Delivering effective internal communications isn’t easy. To really connect with their employees, companies need to speak to them in an honest, open and engaging way.
Most employers understand this, and our clients embrace it. As a result, there has been a shift in recent years towards journalists – experienced storytellers – moving into the corporate world and joining the communications teams of leading companies. Two of our own clients have made such moves.
But it takes two to have a good conversation. Internal communications are only ever truly effective if employees are equally good communicators. And you need to have that goal in mind from the moment you apply for a job.
As a HR Manager, I’ve seen my fair share of nervous candidates. I can recall one particular individual who, not long after the interview began, resorted to writing down his answers to my questions on cue cards before reading them out loud. Either my questions really were terrifying, or he was suffering from a serious case of stage fright.
Nerves don’t necessarily spell disaster in an interview, nor do they mean an individual won’t be outstanding once they’re actually working in the role. However, I do think that communication skills are more vital now than ever for individuals looking to get ahead in their career – and, in particular, for those just starting out.
I often meet school leavers and graduates who say that they struggle to communicate effectively. This is usually always due to a simple lack of actual experiences for them to talk about. The age-old conundrum for more junior job candidates is to convince a prospective employer that they have the necessary gravitas and ability for a role – without having had a chance to gain experience.
In this instance, I would encourage individuals to realise the value of their story. All of us have particular areas that we’re excel in, things that we’re curious about, and situations or people that we’ve dealt with in the past. As an interviewee, the trick is to remember that when the meeting is over and you leave the room, you’ll be leaving your story behind. So, consider the best way to communicate it!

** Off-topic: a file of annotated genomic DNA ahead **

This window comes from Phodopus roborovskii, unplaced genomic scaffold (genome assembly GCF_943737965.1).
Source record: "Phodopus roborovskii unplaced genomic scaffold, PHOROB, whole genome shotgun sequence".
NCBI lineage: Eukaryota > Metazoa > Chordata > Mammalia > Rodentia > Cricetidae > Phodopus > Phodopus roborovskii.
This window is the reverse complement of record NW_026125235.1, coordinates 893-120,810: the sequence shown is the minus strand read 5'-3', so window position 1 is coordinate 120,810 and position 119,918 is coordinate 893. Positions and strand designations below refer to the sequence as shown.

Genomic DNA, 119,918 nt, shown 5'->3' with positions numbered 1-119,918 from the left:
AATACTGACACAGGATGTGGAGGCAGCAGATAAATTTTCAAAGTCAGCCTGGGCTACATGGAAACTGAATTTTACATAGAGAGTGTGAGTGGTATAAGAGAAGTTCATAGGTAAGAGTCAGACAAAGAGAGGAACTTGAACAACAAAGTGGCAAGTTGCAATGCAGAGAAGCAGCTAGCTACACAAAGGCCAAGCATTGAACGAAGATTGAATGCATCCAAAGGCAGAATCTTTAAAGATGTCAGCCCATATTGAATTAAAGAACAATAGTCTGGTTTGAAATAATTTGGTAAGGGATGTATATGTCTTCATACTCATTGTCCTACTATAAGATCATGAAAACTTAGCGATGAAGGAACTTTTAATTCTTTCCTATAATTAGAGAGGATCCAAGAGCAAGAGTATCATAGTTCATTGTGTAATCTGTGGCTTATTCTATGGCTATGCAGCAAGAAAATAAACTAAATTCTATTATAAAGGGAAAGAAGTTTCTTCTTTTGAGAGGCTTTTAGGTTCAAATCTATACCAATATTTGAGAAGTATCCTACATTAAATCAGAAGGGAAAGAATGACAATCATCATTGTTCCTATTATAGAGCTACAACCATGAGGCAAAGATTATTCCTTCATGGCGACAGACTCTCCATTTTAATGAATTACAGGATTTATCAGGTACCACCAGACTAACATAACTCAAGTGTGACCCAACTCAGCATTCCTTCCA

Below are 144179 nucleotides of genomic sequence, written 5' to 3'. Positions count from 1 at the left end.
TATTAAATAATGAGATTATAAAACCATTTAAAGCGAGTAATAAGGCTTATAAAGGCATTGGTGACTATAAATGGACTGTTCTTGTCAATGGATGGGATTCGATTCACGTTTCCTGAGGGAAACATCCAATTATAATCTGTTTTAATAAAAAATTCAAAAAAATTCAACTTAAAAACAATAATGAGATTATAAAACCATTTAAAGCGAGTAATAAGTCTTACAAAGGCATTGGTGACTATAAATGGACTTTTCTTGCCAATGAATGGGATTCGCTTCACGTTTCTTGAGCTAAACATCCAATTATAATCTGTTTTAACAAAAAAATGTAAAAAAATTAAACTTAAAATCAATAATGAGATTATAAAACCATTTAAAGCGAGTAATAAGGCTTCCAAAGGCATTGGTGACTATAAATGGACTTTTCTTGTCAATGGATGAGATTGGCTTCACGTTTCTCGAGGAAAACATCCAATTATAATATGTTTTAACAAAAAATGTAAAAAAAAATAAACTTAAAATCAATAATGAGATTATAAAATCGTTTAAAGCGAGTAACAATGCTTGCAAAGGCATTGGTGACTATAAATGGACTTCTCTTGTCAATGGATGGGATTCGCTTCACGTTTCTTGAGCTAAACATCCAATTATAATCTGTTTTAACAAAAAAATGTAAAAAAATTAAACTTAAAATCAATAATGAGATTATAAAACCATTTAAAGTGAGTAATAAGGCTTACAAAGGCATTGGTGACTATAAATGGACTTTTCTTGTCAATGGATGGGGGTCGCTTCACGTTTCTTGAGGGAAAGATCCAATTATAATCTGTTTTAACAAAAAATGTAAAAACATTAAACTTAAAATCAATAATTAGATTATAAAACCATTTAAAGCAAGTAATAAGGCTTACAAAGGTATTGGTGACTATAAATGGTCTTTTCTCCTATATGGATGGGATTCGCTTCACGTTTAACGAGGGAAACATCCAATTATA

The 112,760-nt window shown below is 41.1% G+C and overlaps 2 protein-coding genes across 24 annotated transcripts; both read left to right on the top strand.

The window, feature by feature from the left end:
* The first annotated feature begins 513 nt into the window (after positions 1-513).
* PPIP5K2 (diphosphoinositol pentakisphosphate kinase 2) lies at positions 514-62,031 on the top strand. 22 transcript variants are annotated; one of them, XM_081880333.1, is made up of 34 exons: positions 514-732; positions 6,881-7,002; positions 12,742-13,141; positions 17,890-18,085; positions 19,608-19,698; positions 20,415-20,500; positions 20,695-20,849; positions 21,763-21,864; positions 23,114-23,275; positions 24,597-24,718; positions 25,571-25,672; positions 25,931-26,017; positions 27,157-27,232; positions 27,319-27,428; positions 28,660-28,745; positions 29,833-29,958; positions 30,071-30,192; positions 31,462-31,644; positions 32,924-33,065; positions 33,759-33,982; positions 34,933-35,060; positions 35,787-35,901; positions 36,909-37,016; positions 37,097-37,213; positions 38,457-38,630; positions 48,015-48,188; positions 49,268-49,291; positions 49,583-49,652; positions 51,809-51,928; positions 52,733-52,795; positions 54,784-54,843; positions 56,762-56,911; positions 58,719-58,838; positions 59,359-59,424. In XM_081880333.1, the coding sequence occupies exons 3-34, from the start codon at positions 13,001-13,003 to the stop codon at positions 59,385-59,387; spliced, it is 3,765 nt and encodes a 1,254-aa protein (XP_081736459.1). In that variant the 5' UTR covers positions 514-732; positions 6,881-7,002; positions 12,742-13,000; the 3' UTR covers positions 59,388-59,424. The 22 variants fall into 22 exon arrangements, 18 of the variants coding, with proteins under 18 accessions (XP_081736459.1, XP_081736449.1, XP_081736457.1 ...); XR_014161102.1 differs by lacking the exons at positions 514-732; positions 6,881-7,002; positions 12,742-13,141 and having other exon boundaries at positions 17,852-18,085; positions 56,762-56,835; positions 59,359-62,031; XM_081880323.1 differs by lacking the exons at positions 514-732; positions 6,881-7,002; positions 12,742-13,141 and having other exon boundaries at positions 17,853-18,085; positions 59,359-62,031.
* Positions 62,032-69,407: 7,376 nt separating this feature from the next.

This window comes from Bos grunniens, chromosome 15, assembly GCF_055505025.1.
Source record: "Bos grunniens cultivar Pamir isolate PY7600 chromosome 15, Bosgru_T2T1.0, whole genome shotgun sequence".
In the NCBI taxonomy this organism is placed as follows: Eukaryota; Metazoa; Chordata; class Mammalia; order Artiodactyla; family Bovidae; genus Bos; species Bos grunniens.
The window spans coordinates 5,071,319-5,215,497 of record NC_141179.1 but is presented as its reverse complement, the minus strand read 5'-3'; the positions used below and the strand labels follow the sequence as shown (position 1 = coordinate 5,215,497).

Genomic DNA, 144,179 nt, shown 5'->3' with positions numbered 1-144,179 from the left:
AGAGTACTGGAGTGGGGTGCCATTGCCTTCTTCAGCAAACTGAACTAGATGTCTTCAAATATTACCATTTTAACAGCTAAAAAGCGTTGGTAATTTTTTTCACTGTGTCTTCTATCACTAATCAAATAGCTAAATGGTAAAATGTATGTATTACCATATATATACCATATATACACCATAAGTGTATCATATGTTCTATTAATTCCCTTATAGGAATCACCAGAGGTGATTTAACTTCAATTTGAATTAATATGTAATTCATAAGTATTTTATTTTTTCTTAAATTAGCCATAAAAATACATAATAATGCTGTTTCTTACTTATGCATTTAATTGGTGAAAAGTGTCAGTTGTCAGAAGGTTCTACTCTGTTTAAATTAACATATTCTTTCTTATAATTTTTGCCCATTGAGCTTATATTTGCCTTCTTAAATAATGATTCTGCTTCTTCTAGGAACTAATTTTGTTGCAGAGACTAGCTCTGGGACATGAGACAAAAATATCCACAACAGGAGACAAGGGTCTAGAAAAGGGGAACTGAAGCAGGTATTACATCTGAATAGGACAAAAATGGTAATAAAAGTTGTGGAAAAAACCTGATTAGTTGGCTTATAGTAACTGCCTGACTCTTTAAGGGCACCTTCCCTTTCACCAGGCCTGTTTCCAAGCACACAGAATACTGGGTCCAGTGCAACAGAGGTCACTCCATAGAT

Consider relevant examples from your past that you can draw upon. Perhaps you held a position at university that involved working in a team, or maybe even leading it, or maybe there was some degree of financial management? Any one of these responsibilities can illustrate to your prospective employer how you might be capable of handling different aspects of the role you want.
The best stories are the most memorable stories. The man I interviewed with the cue cards was very nervous…yet he spoke so passionately and engagingly about the experiences that he felt would benefit the position he was being interviewed for that ultimately, these were the things that he left behind with the interview panel and he was offered the job.
So don’t worry if you make the occasional mistake or get slightly flustered: your key focus needs to be on what makes your story memorable, and then how to get that across to your audience.
As an employee, the value of your story increases with every year of your career. With each new project you work on, and each new skill that you acquire, your story needs to be recrafted and retold. And that never changes, whether you’re the intern or the CEO.
[This article was originally published on 8th August 2014. It has since been updated]